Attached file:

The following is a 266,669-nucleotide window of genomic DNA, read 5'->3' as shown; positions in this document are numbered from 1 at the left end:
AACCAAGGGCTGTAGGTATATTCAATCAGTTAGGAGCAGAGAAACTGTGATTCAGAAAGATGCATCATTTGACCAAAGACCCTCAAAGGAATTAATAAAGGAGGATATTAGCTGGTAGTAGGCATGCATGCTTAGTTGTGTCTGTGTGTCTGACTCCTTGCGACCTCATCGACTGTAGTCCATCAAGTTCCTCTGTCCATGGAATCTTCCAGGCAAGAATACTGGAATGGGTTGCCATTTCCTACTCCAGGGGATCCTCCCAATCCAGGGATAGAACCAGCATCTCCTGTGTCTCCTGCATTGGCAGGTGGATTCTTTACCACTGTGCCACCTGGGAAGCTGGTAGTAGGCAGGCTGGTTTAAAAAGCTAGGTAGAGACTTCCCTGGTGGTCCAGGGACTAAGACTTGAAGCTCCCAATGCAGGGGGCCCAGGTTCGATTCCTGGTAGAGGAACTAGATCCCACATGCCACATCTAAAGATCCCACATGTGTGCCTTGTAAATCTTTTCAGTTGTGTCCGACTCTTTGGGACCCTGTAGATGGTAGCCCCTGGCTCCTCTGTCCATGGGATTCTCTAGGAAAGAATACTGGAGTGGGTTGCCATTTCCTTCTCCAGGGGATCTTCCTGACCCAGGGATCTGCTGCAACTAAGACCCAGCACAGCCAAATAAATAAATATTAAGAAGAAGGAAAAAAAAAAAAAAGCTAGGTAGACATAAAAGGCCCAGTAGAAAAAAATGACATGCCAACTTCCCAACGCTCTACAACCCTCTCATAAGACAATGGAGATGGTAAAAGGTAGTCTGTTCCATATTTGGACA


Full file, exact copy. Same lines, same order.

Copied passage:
The following is a 266,669-nucleotide window of genomic DNA, read 5'->3' as shown; positions in this document are numbered from 1 at the left end:
AACCAAGGGCTGTAGGTATATTCAATCAGTTAGGAGCAGAGAAACTGTGATTCAGAAAGATGCATCATTTGACCAAAGACCCTCAAAGGAATTAATAAAGGAGGATATTAGCTGGTAGTAGGCATGCATGCTTAGTTGTGTCTGTGTGTCTGACTCCTTGCGACCTCATCGACTGTAGTCCATCAAGTTCCTCTGTCCATGGAATCTTCCAGGCAAGAATACTGGAATGGGTTGCCATTTCCTACTCCAGGGGATCCTCCCAATCCAGGGATAGAACCAGCATCTCCTGTGTCTCCTGCATTGGCAGGTGGATTCTTTACCACTGTGCCACCTGGGAAGCTGGTAGTAGGCAGGCTGGTTTAAAAAGCTAGGTAGAGACTTCCCTGGTGGTCCAGGGACTAAGACTTGAAGCTCCCAATGCAGGGGGCCCAGGTTCGATTCCTGGTAGAGGAACTAGATCCCACATGCCACATCTAAAGATCCCACATGTGTGCCTTGTAAATCTTTTCAGTTGTGTCCGACTCTTTGGGACCCTGTAGATGGTAGCCCCTGGCTCCTCTGTCCATGGGATTCTCTAGGAAAGAATACTGGAGTGGGTTGCCATTTCCTTCTCCAGGGGATCTTCCTGACCCAGGGATCTGCTGCAACTAAGACCCAGCACAGCCAAATAAATAAATATTAAGAAGAAGGAAAAAAAAAAAAAAGCTAGGTAGACATAAAAGGCCCAGTAGAAAAAAATGACATGCCAACTTCCCAACGCTCTACAACCCTCTCATAAGACAATGGAGATGGTAAAAGGTAGTCTGTTCCATATTTGGACA